5/25/2019 7:30:00 AM Northwoods Transit Commission audit issues come to a head
Kayla Houp of The Lakeland Times
Questions and concerns surrounding a required independent audit resurfaced at the Northwoods Transit Commission's May 17 meeting as commissioners discussed a letter issued by the Oneida County Corporation Counsel's office.
"I will read it for you," Oneida-Vilas Transit Commission vice chair Bob Mott said. "Very entertaining."
Mott serves on the Oneida County Administration Committee and had received a copy of the letter, which he said would be forwarded to the other members of the Commission at a future meeting.
The letter reads as a call to action written at the request of the Oneida County Administration Committee advising the Oneida-Vilas Transit Commission of the stipulations of their charter.
"As you know, the Oneida-Vilas Transit Commission was created by a charter adopted by Oneida County and Vilas County," the letter reads.
The letter states that, as per Article VIII, Section 2 of the charter "An annual audit shall be performed by an independent certified public accountant hired by the commission to audit the accounting and budgetary records of the Commission."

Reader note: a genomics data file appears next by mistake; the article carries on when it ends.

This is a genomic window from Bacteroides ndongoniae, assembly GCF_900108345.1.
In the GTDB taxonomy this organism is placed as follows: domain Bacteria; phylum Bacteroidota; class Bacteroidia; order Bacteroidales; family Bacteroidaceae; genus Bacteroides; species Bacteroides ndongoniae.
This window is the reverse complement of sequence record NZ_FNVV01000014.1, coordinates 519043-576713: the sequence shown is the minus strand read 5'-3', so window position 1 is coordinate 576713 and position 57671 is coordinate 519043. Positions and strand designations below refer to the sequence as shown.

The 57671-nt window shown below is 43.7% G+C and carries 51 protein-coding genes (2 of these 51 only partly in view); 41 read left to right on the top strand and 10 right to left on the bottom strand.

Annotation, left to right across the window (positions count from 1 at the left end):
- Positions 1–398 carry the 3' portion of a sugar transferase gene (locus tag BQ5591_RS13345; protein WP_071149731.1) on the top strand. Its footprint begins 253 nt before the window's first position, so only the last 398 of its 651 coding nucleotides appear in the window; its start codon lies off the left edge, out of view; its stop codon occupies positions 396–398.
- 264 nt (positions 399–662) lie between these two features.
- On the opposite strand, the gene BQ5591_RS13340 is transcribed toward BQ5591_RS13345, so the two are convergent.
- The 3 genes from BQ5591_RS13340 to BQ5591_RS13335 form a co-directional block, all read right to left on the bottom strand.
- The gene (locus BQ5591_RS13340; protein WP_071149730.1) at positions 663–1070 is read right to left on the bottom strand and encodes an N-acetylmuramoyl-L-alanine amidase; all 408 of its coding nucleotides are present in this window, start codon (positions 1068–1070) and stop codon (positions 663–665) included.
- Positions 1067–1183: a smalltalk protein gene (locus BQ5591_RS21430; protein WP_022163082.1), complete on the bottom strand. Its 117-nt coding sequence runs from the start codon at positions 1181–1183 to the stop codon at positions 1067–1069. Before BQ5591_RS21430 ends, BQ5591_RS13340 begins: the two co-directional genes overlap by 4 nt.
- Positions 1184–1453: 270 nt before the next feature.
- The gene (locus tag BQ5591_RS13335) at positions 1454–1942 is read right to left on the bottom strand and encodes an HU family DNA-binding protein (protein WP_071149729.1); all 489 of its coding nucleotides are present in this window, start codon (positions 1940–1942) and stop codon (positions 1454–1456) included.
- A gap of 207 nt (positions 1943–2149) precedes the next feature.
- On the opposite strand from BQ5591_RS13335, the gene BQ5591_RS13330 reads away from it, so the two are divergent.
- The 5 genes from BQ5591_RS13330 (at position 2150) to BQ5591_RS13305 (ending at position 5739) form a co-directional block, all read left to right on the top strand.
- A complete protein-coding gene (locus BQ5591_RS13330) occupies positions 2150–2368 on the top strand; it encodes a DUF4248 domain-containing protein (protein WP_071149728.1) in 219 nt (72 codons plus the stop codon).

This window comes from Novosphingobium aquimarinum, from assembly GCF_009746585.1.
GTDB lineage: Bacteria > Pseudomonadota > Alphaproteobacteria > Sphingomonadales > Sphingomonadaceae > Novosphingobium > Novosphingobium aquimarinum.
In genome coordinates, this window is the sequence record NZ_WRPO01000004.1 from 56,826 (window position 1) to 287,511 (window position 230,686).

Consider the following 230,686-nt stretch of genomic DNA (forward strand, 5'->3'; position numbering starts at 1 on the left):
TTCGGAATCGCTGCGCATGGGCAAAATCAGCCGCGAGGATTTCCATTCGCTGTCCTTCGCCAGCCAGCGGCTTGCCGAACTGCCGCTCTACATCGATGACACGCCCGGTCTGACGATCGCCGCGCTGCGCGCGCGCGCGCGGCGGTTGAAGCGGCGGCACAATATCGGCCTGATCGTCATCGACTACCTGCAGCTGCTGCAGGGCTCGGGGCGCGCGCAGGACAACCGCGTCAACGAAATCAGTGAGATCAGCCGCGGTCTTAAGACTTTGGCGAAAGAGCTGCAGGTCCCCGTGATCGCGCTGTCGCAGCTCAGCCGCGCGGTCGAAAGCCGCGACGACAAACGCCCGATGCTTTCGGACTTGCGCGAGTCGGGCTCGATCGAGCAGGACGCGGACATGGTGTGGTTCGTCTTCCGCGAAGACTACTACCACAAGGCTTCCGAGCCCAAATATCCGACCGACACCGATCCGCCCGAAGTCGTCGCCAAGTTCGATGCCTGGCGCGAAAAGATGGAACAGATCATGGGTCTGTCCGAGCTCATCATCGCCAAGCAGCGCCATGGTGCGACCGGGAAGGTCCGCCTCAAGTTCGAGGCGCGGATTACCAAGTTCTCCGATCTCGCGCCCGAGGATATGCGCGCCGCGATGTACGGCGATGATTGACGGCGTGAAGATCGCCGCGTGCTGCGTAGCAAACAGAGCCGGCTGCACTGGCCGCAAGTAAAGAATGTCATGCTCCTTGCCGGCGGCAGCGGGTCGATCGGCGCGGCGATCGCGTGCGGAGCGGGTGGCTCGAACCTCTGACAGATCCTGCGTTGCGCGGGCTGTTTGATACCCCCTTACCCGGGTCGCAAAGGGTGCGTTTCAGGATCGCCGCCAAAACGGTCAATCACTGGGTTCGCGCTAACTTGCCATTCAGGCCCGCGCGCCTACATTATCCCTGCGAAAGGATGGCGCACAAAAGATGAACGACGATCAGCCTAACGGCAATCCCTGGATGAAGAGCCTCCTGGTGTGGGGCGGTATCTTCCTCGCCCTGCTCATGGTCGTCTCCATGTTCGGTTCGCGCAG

Furthermore, the letter states the charter-required audit "shall be started within 180 days after the close of each fiscal year, and completed within 60 days of inception" and "the Commission shall cooperate with all audits performed by the Wisconsin Department of Transportation (WisDOT)." The letter advises the audits performed by WisDOT are not done annually, and are limited in scope.
"And who advised them of that?" commission chair Erv Teichmiller asked. "Because it's very clear to me the email we received from the audit division, that was not limited in scope by any means. It was rather extensive, and they also have a copy of that letter because I provided it to them."
According to the letter from the Corporation Counsel, it was in the administration committee's understanding the OVTC hasn't done an audit since its inception in 2016.
"I believe we were waiting for the state audit that's done," Mott said. "And that's done every two to three years, or something like that, was what we suggested."
"And was supposed to have been done last year," Teichmiller added.